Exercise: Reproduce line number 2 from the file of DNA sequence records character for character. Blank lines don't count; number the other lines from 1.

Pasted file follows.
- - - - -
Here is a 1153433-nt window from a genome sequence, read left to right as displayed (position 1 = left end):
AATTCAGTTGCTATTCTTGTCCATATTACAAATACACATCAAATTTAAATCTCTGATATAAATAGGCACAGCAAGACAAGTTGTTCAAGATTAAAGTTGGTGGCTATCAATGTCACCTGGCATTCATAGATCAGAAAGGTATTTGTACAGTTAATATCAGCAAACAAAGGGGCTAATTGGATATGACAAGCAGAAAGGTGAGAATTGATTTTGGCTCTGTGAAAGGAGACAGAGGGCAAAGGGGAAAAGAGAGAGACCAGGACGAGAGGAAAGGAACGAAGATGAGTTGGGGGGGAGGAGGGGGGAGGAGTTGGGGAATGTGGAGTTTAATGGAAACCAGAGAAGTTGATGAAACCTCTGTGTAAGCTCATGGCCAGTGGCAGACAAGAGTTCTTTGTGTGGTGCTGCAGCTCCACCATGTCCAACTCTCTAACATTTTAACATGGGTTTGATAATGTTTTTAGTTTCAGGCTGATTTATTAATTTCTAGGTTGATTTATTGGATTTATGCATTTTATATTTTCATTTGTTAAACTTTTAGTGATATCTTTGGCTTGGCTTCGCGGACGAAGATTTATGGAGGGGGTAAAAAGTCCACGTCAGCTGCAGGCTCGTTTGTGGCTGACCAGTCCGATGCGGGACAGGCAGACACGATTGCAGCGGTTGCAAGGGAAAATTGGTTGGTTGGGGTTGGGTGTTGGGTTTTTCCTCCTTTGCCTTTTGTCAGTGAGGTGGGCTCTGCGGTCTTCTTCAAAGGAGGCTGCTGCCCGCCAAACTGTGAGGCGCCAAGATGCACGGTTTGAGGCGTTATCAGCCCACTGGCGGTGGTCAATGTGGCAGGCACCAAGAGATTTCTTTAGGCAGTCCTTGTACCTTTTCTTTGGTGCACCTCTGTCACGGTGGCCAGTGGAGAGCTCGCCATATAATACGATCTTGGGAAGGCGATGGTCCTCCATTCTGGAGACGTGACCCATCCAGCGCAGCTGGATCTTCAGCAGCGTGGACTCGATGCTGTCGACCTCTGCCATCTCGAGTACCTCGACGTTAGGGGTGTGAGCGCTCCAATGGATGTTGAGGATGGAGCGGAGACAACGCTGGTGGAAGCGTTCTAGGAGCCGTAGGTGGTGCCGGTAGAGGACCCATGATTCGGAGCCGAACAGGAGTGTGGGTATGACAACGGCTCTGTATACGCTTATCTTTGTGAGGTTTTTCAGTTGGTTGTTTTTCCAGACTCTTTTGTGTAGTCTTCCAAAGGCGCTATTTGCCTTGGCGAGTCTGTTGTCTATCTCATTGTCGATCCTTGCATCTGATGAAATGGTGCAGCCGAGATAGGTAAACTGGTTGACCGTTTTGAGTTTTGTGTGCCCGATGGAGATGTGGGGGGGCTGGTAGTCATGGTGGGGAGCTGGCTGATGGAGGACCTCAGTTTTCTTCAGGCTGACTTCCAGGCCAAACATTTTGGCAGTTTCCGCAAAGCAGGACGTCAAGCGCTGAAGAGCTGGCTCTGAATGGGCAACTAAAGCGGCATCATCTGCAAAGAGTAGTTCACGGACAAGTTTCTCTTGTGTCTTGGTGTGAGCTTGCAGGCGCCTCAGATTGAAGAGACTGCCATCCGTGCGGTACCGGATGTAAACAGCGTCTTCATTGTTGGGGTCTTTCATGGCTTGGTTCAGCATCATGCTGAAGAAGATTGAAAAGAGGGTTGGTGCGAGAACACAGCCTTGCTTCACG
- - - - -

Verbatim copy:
AATTCAGTTGCTATTCTTGTCCATATTACAAATACACATCAAATTTAAATCTCTGATATAAATAGGCACAGCAAGACAAGTTGTTCAAGATTAAAGTTGGTGGCTATCAATGTCACCTGGCATTCATAGATCAGAAAGGTATTTGTACAGTTAATATCAGCAAACAAAGGGGCTAATTGGATATGACAAGCAGAAAGGTGAGAATTGATTTTGGCTCTGTGAAAGGAGACAGAGGGCAAAGGGGAAAAGAGAGAGACCAGGACGAGAGGAAAGGAACGAAGATGAGTTGGGGGGGAGGAGGGGGGAGGAGTTGGGGAATGTGGAGTTTAATGGAAACCAGAGAAGTTGATGAAACCTCTGTGTAAGCTCATGGCCAGTGGCAGACAAGAGTTCTTTGTGTGGTGCTGCAGCTCCACCATGTCCAACTCTCTAACATTTTAACATGGGTTTGATAATGTTTTTAGTTTCAGGCTGATTTATTAATTTCTAGGTTGATTTATTGGATTTATGCATTTTATATTTTCATTTGTTAAACTTTTAGTGATATCTTTGGCTTGGCTTCGCGGACGAAGATTTATGGAGGGGGTAAAAAGTCCACGTCAGCTGCAGGCTCGTTTGTGGCTGACCAGTCCGATGCGGGACAGGCAGACACGATTGCAGCGGTTGCAAGGGAAAATTGGTTGGTTGGGGTTGGGTGTTGGGTTTTTCCTCCTTTGCCTTTTGTCAGTGAGGTGGGCTCTGCGGTCTTCTTCAAAGGAGGCTGCTGCCCGCCAAACTGTGAGGCGCCAAGATGCACGGTTTGAGGCGTTATCAGCCCACTGGCGGTGGTCAATGTGGCAGGCACCAAGAGATTTCTTTAGGCAGTCCTTGTACCTTTTCTTTGGTGCACCTCTGTCACGGTGGCCAGTGGAGAGCTCGCCATATAATACGATCTTGGGAAGGCGATGGTCCTCCATTCTGGAGACGTGACCCATCCAGCGCAGCTGGATCTTCAGCAGCGTGGACTCGATGCTGTCGACCTCTGCCATCTCGAGTACCTCGACGTTAGGGGTGTGAGCGCTCCAATGGATGTTGAGGATGGAGCGGAGACAACGCTGGTGGAAGCGTTCTAGGAGCCGTAGGTGGTGCCGGTAGAGGACCCATGATTCGGAGCCGAACAGGAGTGTGGGTATGACAACGGCTCTGTATACGCTTATCTTTGTGAGGTTTTTCAGTTGGTTGTTTTTCCAGACTCTTTTGTGTAGTCTTCCAAAGGCGCTATTTGCCTTGGCGAGTCTGTTGTCTATCTCATTGTCGATCCTTGCATCTGATGAAATGGTGCAGCCGAGATAGGTAAACTGGTTGACCGTTTTGAGTTTTGTGTGCCCGATGGAGATGTGGGGGGGCTGGTAGTCATGGTGGGGAGCTGGCTGATGGAGGACCTCAGTTTTCTTCAGGCTGACTTCCAGGCCAAACATTTTGGCAGTTTCCGCAAAGCAGGACGTCAAGCGCTGAAGAGCTGGCTCTGAATGGGCAACTAAAGCGGCATCATCTGCAAAGAGTAGTTCACGGACAAGTTTCTCTTGTGTCTTGGTGTGAGCTTGCAGGCGCCTCAGATTGAAGAGACTGCCATCCGTGCGGTACCGGATGTAAACAGCGTCTTCATTGTTGGGGTCTTTCATGGCTTGGTTCAGCATCATGCTGAAGAAGATTGAAAAGAGGGTTGGTGCGAGAACACAGCCTTGCTTCACG